John L. Lewis (Magill's Literary Annual 1978)
During the coal miners’ strike in the winter of 1978, a reporter interviewed a retired miner, who said in effect, “It would not have happened while John L. Lewis was president. He would never have allowed the men to reject a contract he negotiated.” In its way, that statement says more about Lewis than more conventional characterizations, which however, may still be necessary for the generation that did not know Lewis. John L. Lewis belongs to the top ranks of any list of leading figures in American labor history; and in his day, he was always in the very top ranks of best-loved and most-hated public figures.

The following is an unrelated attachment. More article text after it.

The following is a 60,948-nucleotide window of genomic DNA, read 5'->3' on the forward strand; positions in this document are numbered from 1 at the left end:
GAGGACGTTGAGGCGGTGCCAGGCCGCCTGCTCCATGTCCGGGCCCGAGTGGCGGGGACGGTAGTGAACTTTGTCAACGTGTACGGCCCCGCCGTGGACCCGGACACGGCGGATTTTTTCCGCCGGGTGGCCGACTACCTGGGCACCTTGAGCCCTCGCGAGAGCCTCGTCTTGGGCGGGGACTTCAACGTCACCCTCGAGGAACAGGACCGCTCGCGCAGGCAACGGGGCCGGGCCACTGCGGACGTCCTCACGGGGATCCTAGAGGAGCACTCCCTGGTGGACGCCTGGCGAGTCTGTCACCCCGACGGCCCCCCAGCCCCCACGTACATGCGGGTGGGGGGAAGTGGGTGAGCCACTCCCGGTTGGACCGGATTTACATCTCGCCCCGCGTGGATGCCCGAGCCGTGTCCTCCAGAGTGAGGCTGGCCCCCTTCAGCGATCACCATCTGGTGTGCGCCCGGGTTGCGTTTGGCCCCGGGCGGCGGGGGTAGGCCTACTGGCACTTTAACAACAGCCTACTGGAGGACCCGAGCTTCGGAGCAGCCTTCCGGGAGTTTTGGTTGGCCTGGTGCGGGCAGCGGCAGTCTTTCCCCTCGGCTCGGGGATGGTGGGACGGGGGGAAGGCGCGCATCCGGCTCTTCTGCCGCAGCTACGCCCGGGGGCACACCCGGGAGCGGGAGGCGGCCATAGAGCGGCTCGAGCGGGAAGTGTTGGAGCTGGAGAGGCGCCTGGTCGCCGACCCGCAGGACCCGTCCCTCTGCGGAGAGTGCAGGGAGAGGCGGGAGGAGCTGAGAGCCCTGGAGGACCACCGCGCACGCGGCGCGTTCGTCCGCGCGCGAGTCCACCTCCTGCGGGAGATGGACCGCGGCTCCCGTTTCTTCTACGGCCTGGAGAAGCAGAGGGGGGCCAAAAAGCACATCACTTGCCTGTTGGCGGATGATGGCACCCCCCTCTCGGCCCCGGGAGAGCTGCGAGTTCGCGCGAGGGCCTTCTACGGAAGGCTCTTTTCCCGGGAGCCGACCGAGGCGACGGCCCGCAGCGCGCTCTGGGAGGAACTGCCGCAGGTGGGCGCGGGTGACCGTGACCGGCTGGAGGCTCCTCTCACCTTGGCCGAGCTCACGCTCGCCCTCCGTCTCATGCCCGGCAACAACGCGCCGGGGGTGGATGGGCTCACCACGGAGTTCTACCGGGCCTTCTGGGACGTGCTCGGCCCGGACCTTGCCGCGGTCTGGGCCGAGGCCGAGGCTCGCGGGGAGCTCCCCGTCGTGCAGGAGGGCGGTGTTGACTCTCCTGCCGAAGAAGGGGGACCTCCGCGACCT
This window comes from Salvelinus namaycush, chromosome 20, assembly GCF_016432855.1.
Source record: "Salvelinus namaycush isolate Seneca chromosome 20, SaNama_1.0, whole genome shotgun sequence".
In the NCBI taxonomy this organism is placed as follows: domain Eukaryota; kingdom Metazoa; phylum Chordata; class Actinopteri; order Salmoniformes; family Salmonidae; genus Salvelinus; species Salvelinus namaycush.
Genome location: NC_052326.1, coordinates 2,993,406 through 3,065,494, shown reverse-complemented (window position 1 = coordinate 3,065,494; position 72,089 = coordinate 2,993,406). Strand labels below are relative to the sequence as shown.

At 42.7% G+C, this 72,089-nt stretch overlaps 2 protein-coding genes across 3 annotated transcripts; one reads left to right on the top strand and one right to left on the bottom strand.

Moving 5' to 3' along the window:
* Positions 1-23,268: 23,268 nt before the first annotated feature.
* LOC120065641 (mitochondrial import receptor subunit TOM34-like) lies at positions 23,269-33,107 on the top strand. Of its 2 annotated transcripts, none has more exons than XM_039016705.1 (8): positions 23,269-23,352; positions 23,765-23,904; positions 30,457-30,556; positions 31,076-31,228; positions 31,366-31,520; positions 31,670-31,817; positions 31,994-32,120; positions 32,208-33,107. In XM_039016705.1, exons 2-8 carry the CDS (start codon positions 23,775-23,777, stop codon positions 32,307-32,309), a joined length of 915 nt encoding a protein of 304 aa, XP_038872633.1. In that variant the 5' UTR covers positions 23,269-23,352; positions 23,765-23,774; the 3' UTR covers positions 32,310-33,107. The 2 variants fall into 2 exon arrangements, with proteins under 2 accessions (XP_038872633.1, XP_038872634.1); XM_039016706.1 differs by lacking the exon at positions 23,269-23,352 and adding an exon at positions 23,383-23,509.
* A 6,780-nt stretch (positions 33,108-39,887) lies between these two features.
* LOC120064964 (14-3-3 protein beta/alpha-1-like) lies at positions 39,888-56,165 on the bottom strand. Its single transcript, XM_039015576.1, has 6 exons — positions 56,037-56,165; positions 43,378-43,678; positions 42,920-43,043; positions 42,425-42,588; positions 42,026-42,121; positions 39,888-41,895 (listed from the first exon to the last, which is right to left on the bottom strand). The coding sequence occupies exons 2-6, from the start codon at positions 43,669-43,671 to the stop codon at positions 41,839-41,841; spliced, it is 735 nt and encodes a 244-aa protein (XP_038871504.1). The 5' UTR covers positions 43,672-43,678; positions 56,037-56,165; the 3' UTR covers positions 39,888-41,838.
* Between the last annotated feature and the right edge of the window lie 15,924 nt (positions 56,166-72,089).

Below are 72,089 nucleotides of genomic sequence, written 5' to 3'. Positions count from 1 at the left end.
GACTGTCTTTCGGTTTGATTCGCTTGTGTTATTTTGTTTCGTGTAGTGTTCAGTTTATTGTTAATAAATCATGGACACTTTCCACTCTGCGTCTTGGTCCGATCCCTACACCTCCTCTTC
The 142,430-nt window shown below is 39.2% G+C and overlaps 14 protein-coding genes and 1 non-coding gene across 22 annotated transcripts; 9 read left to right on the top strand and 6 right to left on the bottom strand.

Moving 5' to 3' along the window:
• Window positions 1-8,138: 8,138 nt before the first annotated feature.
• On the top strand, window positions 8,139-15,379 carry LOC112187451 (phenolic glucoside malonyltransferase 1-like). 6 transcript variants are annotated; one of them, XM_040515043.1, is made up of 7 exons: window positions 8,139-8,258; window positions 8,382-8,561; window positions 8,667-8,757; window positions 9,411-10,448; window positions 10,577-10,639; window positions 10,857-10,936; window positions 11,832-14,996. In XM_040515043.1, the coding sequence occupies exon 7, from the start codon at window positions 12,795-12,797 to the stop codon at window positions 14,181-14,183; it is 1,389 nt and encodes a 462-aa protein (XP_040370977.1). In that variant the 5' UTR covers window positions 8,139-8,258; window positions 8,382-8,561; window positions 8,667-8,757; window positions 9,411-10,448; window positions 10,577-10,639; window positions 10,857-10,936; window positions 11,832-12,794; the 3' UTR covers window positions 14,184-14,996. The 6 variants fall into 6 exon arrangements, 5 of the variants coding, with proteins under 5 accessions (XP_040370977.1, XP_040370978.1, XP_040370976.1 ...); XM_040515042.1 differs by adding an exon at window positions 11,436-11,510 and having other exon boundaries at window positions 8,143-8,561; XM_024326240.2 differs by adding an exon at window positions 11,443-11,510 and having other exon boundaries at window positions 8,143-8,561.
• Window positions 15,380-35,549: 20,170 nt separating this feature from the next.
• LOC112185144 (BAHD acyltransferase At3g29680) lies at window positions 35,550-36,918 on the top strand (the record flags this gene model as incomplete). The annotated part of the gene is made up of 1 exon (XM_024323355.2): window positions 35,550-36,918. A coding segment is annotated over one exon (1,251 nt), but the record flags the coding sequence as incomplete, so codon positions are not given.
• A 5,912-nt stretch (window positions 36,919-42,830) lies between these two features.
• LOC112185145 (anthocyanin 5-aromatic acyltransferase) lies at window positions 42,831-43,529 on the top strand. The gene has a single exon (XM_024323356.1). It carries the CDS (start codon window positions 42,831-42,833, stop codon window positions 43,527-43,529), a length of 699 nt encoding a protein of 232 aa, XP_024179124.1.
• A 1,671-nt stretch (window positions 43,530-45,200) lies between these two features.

Dubofsky and Van Tine have done thorough research, which took them to the archives of both government and labor bodies, to the manuscript census reports (for Lewis’ family), to private papers, oral history reports (which they find of limited value), and the contemporary press. The nature of these materials is important, because it very largely determines the nature of the biography. Lewis left little in the way of family and personal papers, and even much official union business apparently is unrecorded. Careful biographers of a figure such as Lewis are therefore limited in what they can say about their subject’s private life, about his motives, and even about some of his maneuvers. Gaps must be filled by speculation, but this is kept to a minimum, and when it is indulged in, it is labeled as such. Dubofsky and Van Tine also spend...
(The entire section is 1969 words.)
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